I’ve always been fascinated by the innards of computers – from how they’re made and assembled to how they are programmed and used. My first real foray into them began with learning some of the fundamentals of DOS and BASIC on an old 286 (I think) as a 7th grader. Those were the days of pizza-box styled CPU-case form factors, monochrome monitors that had a switch that would turn text green, hard disks that were in the MB range, RAM that was measured in KB and when people thought 3.5 inch floppies were cool. Oh boy, I still do remember the way people used to go gaga over double-sided, high-density, pre-formatted and stuff! As I witnessed the emergence of CDs and then later DVDs and now SSDs and portable HDs, I got my hands dirty on the 386, the 486, the Pentium 1, the Pentium 3, the Pentium 4 (still working!) and my current main workstation which is a Core 2 Duo. Boy, have I come a long way! Over the years I’ve read a number of books on computer hardware (this one and this one recently – more on them for a future post) and software applications and Operating Systems (such as this one on GIMP, this one on GPG, this one, this one and this one on Linux and this one and this one on FreeBSD – again, more on them later!). But there was always one cranny that seemed far too daunting to approach. Yup, programming. Utterly jargoned, the world of modern programming has seemed really quite esoteric & complicated to me from the old days, when BASIC and dBASE could get your plate full. When you’ve lost >95% of your memory on BASIC, it doesn’t help either. Ever since reading about computational biology or bioinformatics (see my summary of a book on the topic here), I’ve been convinced that getting at least a superficial handle on computer programming concepts can mean a lot in terms of having a competitive edge if you ever contemplate being in the research world. This interplay between technology and biology and the level to which our research has evolved over the past few decades was further reinforced by something I read recently from an interview of Kary Mullis, the inventor of PCR. He eventually won the Nobel Prize for his work:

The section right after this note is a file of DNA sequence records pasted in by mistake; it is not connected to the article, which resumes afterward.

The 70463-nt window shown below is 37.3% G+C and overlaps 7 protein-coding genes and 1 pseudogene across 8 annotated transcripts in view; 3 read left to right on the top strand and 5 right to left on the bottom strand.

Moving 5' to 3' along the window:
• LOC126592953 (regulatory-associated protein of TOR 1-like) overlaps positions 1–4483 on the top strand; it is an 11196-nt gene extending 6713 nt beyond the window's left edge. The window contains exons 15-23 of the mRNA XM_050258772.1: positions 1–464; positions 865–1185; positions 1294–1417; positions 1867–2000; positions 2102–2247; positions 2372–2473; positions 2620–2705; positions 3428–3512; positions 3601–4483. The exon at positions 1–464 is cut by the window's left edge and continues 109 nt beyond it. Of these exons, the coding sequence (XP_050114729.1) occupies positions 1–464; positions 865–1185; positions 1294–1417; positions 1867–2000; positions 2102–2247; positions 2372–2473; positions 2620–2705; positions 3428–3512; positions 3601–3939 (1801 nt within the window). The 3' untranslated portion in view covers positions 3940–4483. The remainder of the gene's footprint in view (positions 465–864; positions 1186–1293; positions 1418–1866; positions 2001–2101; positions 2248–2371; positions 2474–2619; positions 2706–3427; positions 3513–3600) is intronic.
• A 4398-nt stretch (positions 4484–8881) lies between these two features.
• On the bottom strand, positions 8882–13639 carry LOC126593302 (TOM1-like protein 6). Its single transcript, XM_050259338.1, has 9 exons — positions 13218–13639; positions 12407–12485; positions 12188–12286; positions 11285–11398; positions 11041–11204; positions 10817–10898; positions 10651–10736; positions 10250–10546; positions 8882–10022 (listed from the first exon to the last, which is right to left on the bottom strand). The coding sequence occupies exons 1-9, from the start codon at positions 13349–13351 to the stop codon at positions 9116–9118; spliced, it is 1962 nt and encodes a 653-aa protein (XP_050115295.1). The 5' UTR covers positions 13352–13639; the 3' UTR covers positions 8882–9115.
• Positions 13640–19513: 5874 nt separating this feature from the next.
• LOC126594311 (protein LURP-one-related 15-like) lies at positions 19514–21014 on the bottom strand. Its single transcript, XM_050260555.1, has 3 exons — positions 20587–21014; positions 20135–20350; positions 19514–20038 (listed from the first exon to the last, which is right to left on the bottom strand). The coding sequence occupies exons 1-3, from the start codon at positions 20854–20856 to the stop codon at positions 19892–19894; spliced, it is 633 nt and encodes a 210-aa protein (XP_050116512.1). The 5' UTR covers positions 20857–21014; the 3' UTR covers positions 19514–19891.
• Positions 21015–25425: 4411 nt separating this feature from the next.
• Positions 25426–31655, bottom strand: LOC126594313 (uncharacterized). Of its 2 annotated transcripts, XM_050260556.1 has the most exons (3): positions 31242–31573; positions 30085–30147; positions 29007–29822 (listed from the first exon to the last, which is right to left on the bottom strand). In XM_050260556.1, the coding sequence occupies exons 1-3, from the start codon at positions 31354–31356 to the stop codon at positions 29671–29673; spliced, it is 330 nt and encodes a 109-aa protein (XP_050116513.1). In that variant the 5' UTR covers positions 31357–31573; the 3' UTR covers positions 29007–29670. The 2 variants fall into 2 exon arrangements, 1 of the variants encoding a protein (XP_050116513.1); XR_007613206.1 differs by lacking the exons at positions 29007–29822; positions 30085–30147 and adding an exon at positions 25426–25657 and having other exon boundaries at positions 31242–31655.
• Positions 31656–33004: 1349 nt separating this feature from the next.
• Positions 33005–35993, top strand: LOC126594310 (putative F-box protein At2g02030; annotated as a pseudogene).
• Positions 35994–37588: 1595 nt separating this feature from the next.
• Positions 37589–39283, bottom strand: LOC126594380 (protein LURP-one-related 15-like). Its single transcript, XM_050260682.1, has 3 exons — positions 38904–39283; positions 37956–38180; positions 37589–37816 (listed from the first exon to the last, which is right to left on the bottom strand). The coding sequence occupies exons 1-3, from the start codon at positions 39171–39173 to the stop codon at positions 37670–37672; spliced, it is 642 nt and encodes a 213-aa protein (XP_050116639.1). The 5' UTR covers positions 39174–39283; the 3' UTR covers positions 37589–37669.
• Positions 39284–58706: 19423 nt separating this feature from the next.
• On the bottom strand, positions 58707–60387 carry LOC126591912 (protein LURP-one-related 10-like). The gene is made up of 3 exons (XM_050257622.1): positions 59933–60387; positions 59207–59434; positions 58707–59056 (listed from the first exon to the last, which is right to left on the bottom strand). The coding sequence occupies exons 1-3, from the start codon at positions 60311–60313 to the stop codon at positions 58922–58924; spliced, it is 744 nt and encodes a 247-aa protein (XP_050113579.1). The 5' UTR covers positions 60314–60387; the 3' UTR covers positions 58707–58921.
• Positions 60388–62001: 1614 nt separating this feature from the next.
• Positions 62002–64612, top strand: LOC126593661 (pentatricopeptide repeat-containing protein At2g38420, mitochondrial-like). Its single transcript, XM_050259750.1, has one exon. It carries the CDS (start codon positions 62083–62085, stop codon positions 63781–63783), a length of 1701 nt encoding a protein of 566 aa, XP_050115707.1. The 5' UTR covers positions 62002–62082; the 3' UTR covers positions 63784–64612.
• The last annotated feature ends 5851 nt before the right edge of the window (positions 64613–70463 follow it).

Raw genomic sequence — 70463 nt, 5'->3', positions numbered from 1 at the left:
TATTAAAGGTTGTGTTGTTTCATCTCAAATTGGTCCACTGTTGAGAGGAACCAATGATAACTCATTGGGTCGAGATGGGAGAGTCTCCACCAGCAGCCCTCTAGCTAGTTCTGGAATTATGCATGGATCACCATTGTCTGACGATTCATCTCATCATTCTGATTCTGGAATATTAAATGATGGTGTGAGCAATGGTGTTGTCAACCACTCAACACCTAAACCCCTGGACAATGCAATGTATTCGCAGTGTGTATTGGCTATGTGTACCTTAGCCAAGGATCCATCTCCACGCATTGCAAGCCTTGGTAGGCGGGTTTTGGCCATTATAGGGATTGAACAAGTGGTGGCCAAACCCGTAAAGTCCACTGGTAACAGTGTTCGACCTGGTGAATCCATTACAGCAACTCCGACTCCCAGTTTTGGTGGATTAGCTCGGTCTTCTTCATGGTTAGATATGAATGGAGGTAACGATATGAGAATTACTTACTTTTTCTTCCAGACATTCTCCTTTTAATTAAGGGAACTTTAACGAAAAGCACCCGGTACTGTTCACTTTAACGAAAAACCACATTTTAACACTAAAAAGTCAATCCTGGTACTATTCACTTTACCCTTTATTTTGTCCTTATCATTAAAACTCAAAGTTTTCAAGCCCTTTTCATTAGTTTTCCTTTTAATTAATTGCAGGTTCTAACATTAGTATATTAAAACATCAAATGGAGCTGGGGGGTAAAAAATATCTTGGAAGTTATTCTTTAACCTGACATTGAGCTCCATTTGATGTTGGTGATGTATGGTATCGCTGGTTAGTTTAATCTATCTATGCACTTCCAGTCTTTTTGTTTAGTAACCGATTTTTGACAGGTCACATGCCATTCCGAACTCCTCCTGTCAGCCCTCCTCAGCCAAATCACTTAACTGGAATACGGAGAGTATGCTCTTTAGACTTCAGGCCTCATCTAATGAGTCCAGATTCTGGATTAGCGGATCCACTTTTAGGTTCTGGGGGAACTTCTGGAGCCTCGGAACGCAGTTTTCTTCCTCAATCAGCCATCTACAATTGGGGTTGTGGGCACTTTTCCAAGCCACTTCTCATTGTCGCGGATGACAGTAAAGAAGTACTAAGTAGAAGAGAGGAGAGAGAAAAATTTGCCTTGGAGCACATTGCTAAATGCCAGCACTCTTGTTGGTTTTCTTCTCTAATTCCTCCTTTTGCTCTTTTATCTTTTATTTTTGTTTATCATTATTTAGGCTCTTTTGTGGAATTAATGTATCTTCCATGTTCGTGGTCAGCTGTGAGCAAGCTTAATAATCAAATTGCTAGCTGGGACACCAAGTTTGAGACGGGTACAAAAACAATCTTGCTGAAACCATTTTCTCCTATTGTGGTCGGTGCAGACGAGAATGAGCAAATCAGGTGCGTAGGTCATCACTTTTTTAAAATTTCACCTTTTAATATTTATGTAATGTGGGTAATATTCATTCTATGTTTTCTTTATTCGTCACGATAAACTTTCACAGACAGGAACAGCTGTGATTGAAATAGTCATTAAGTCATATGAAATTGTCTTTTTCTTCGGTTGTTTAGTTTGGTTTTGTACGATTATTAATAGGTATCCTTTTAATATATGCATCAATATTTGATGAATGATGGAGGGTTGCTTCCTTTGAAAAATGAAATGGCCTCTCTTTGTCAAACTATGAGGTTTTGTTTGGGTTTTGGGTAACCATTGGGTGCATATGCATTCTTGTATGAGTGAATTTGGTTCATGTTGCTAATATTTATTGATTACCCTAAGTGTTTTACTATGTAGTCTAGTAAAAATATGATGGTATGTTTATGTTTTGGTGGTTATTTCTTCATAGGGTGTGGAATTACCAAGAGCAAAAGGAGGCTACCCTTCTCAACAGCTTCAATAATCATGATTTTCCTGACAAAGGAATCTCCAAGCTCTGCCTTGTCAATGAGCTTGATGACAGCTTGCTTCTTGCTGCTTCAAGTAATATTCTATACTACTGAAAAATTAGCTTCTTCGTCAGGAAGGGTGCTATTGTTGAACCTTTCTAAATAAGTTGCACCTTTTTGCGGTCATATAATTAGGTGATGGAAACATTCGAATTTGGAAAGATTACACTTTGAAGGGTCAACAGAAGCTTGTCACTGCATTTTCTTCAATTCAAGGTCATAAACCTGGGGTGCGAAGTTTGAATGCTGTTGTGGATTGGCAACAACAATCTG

What I do personally is the research, which I can do from home because of the Internet, which pleases me immensely. I don’t need to go to a library; I don’t need to even talk to people face to face.
There are now whole books and articles geared towards programming and biology. I recommend the great introductory essay, Why Biologists Want to Program Computers by author, James Tisdall.
“Learning the BASH shell” is a fascinating newbie-friendly introduction to the world of programming and assumes extremely rudimentary familiarity with how computers work or computer programming in general. It certainly helps if you have a working understanding of Linux or any one of the Unix operating system flavors, but if you’re on Windows you can get by using Cygwin. I’ve been using Linux for the last couple of years (originally beginning with Ubuntu 6.06, then Arch Linux and Debian, Debian being my current favorite), so this background certainly helped me grasp some of the core concepts much faster.